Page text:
The general fundamental principles of ascertaining costs are the same in every system of cost accounting,
but the methods of analysis and presenting the costs vary from industry to industry. Different methods are
used because business enterprises vary in their nature and in the type of products or services they produce
or render.
Job Costing
It refers to a system of costing in which costs are ascertained in terms of specific jobs or orders which are not
comparable with each other. Industries where this method of costing is generally applied are printing press,
automobile garage, repair shop, ship-building, house building, engine and machine construction, etc.
Contract Costing
Although contract costing does not differ in principle from job costing, it is convenient to treat contract cost
accounts separately. The term is usually applied to the costing method adopted where large scale contracts
at different sites are carried out, as in the case of building construction.
Batch Costing
This method is also a type of job costing. A batch of similar products is regarded as one job and the cost of
this complete batch is ascertained. It is then used to determine the unit cost of the articles produced. It
should, however, be noted that the articles produced should not lose their identity in manufacturing
Terminal Costing
This method is also a type of job costing. This method emphasises the essential nature of job costing, i.e. the
cost can be properly terminated at some point and related to a particular job.
Operation Costing
This method is adopted when it is desired to ascertain the cost of carrying out an operation in a department,
for example, welding. For large undertakings, it is frequently necessary to ascertain the cost of various
Process Costing
Where a product passes through distinct stages or processes, the output of one process being the input of
the subsequent process, it is frequently desired to ascertain the cost of each stage or process of production.
This is known as process costing. This method is used where it is difficult to trade the item of prime cost to a
particular order because its identity is lost in volume of continuous production. Process costing is generally
adopted in textile industries, chemical industries, oil refineries, soap manufacturing, paper manufacturing,
tanneries, etc.
Unit or Single or Output or Single-output Costing
This method is used where a single article is produced or service is rendered by continuous manufacturing
activity. The cost of whole production-cycle is ascertained as a process or series of processes and the cost
per unit is arrived at by dividing the total cost by the number of units produced. The unit of costing is chosen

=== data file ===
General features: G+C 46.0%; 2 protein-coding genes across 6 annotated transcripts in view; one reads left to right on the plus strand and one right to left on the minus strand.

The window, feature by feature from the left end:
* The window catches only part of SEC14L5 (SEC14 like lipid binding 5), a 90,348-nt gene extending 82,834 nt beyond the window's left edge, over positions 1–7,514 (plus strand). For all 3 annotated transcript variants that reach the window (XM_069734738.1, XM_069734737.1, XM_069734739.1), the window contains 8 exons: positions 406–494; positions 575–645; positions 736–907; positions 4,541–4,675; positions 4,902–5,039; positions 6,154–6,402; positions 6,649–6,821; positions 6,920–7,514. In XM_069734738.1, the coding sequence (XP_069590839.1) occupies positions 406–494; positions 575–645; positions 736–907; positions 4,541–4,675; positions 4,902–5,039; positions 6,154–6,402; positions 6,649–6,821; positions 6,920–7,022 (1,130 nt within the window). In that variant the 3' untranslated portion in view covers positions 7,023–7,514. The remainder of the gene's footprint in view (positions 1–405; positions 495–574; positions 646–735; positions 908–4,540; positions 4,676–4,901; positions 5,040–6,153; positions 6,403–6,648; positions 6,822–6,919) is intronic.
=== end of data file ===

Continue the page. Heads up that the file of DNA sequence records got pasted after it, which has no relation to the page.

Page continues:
according to the nature of the product. Cost statements or cost sheets are prepared under which various
items of expenses are classified and the total expenditure is divided by total quantity produced in order to
arrive at unit cost of production. This method is suitable in industries like brick-making, collieries, flour mills,
cement manufacturing, etc. This method is useful for the assembly department in a factory producing a
mechanical article e.g., bicycle.
Operating Costing
This method is applicable where services are rendered rather than goods produced. The procedure is same
as in the case of single output costing. The total expenses of the operation are divided by the units and cost
per unit of service is arrived at. This method is employed in railways, road transport, water supply
undertakings, telephone services, electricity companies, hospital services, municipal services, etc.
Multiple or Composite Costing
Some products are so complex that no single system of costing is applicable. It is used where there are a
variety of components separately produced and subsequently assembled in a complex production. Total cost
is ascertained by computing component costs which are collected by job or process costing and then
aggregating the costs through use of the single or output costing system. This method is applicable to
manufacturing concerns producing motor cars, aeroplanes, machine tools, type-writers, radios, cycles,
sewing machines, etc.
Departmental Costing
When costs are ascertained department by department, the method is called “Departmental Costing”.
Usually, for ascertaining the cost of various goods or services produced by the department, the total costs
will have to be analysed, say, by the use of job costing or unit costing.

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